Peak Oil ! Peak Oil!

Another breathless piece telling us that we\’re all doomed, doomed I tell you!

Two things worth noting. All these calculations about peak oil seem to me (of course, I\’m willing to be corrected here) to miss something important about the geology of the whole process. We don\’t actually get all of the oil out of a reservoir. At present I think it\’s somewhere in the 25% to 30% level. That\’s up from 10% of so a few decades ago. So all the talk about us finding or not finding new reservoirs is a little off subject. There\’s a great deal more oil out there which we already know about than there is oil which we can currently extract. And we can increase the usable amount simply (perhaps not le mot juste) by continuing to improve oour extraction technology. As we have been and presumably will continue to do.

The second thing is well put by this commenter:


November 24, 2007 3:53 AM

Goody. $100 is just what we need to change consumption habits. I hope it goes higher.

As consumption habits change, and industry production costs rise, innovation will follow (more efficient transport, alternative energy) and government will limp along behind us, as is its curse in a consumer society.

Quite. Even if the peak oil crowd are correct, what is happening, the rise in prices, is exactly what we require to cure the probloem. Excellent the way that markets work, ain\’t it?

6 thoughts on “Peak Oil ! Peak Oil!”

  1. A rise in price that forces a change in consumption habits is not a good thing. It means a fall in utility. It might be a necessary thing, but that is different.

  2. Peak Oil is about peak PRODUCTION, not discovered reserves, new ways to bring extended life to old fields, ways to extract oil from tar sands, etc. etc. So far, it’s been easy to get the stuff out. Now it’s going to be hard, and we won’t be able to get it out as fast as we used to in the past.

    This means a mismatch between demand and supply, and rising prices. Which will change how people use (or not use) oil, foster innovation, etc. Which is just fine and dandy. But not fine for the ecomentalists who will lose their argument for controlling our lives.

  3. It’s worth noting that the pioneer of peak oil as a theory is Colin Campbell, who has been predicting peak oil “within five years or so” since about 1989. He’s been wrong on every major prediction he’s ever put into print

  4. “It’s worth noting that the pioneer of peak oil as a theory is Colin Campbell”

    There’s no “theory” to peak oil: it’s inevitable, just the same as “peak whale oil”, or “peak copper” or anything else we dig up to get.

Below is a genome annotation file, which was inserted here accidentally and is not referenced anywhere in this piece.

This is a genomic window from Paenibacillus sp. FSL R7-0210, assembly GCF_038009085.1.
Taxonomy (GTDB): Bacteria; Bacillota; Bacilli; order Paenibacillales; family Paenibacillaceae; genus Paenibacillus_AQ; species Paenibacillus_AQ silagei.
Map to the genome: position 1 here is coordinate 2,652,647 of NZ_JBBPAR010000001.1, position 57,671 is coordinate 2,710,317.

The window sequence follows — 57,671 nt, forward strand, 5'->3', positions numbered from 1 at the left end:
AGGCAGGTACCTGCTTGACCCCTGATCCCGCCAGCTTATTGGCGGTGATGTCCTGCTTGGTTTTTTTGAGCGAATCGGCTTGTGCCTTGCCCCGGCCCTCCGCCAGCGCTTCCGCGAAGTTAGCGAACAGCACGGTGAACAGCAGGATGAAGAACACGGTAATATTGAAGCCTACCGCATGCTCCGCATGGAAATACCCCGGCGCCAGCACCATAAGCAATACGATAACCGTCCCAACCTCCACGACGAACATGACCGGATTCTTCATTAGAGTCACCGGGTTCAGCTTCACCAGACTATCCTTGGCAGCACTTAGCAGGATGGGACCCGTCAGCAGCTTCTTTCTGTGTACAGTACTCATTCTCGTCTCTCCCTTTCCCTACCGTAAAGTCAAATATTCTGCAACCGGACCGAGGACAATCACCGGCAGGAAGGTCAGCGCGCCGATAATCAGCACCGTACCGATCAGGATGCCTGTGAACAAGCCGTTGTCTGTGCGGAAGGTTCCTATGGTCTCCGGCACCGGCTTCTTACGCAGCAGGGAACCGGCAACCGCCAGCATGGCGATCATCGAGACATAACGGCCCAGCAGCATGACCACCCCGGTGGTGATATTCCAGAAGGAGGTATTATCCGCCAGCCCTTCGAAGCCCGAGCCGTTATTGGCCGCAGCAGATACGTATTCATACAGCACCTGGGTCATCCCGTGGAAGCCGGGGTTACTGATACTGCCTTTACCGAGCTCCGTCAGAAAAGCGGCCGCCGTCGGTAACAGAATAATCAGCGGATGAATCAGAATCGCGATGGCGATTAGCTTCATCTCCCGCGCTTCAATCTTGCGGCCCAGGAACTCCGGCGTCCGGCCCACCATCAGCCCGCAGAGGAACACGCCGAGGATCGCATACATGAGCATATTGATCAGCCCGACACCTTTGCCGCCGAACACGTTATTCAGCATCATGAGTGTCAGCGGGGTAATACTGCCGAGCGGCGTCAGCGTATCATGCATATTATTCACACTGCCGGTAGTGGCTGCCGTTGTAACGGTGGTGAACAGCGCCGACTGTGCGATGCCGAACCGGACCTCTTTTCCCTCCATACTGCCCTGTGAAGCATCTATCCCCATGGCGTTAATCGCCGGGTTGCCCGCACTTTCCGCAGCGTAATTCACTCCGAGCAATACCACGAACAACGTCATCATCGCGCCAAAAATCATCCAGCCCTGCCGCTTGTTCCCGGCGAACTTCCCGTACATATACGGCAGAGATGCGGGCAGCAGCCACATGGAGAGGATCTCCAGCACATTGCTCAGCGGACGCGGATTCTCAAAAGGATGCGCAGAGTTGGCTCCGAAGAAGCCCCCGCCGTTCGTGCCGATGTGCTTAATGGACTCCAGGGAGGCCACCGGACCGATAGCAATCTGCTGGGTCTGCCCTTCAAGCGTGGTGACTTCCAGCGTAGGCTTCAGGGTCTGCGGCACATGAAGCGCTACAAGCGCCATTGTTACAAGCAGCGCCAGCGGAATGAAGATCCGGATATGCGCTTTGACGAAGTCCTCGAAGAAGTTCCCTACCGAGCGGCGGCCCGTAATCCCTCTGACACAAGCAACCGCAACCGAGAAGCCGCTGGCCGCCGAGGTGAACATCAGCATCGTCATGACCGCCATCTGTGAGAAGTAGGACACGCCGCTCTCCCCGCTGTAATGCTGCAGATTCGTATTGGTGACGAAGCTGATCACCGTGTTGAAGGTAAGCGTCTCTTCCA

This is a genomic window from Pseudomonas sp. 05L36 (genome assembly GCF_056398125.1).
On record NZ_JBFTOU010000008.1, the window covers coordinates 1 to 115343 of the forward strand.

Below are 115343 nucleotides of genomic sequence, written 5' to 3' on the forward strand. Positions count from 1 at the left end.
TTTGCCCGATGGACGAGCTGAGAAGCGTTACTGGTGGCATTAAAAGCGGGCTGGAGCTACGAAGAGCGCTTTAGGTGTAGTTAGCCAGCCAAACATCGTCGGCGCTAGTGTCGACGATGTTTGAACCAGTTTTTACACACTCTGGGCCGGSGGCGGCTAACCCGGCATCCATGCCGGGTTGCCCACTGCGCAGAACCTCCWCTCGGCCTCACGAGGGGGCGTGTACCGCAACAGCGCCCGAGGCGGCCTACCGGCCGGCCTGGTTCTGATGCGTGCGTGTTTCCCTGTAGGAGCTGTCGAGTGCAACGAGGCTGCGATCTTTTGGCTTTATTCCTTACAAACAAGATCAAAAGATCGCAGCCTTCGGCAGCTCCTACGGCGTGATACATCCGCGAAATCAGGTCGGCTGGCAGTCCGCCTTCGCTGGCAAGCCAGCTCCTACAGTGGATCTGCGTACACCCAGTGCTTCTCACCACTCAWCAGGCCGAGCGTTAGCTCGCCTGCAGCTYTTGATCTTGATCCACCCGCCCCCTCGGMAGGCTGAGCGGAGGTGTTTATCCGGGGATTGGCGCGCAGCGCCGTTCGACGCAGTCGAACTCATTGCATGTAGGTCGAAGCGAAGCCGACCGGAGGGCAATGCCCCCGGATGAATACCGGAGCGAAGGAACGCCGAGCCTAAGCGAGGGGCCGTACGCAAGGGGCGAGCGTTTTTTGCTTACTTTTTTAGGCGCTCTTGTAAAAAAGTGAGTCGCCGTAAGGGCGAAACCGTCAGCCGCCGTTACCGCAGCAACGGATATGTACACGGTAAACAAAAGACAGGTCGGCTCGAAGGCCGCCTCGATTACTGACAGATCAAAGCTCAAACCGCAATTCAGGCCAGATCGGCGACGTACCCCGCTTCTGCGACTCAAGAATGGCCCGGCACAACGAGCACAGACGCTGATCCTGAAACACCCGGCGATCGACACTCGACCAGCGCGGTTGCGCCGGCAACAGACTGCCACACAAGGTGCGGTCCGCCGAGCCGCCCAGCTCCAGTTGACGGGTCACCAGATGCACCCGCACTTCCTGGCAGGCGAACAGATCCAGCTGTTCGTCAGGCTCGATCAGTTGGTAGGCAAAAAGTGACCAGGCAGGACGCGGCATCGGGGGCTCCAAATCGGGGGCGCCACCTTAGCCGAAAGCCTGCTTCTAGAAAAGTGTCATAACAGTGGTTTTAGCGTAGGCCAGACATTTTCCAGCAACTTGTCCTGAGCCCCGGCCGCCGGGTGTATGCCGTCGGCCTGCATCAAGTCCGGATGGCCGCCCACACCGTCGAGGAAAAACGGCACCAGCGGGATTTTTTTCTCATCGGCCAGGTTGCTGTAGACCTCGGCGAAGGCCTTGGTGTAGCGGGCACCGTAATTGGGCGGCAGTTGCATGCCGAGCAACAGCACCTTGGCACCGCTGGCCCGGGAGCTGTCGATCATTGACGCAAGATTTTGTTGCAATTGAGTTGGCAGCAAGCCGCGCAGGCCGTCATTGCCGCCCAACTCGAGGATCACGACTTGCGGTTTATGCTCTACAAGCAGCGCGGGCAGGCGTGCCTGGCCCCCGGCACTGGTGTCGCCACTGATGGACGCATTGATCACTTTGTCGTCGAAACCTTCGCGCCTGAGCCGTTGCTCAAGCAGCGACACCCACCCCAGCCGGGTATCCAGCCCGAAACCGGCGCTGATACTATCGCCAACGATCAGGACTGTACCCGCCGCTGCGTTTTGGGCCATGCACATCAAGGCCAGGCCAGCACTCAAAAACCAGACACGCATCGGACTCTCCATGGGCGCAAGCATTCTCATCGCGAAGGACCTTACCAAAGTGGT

OK, so Colin doesn’t have a track record of when. So what? Using Hubbert’s method, it’s soon upon us, and we are going to have to get used to expensive oil. Personally, I almost welcome it: it’s about time we started to think a bit more carefully about whether it is truly necessary to drive 400 miles (or fly 5,000) for a business meeting.

  5. The good thing about peak oil (if memory serves correctly we should be at or just past it now) is that it should be boasting the prices of oil and so making the markets shift us across to non-carbon producing sources of energy, just as we need to in order to combat climate change.

    Isn’t it neat how one scary thing is helping to cancel out another (thanks to our market based economy)?

  6. Hi, agree with most of this, BUT:

    1) New fields take 6 years to come on-stream, therefore we already KNOW what will be extracted in the next 6 years, therefore we KNOW the world will be in deep shit by then. Very.

    2) There is sweet crude we like, and there is sour crude we hate. Guess which kind geologists are still finding in abundance outside the Middle East.

    3) High prices cause demand destruction as you say. We mean here the sudden collapse of transport systems and their national economy. See Reuters AlertNet for details of what that really means (mainly in Africa so far).

    4) When the price gets too high, that’s the time to steal the stuff, when we will call it an honourable war. I think there’s a reason why billions are pouring into the oil futures market – they’re hoping to be war profiteers. Hey, they already KNOW it’s coming.

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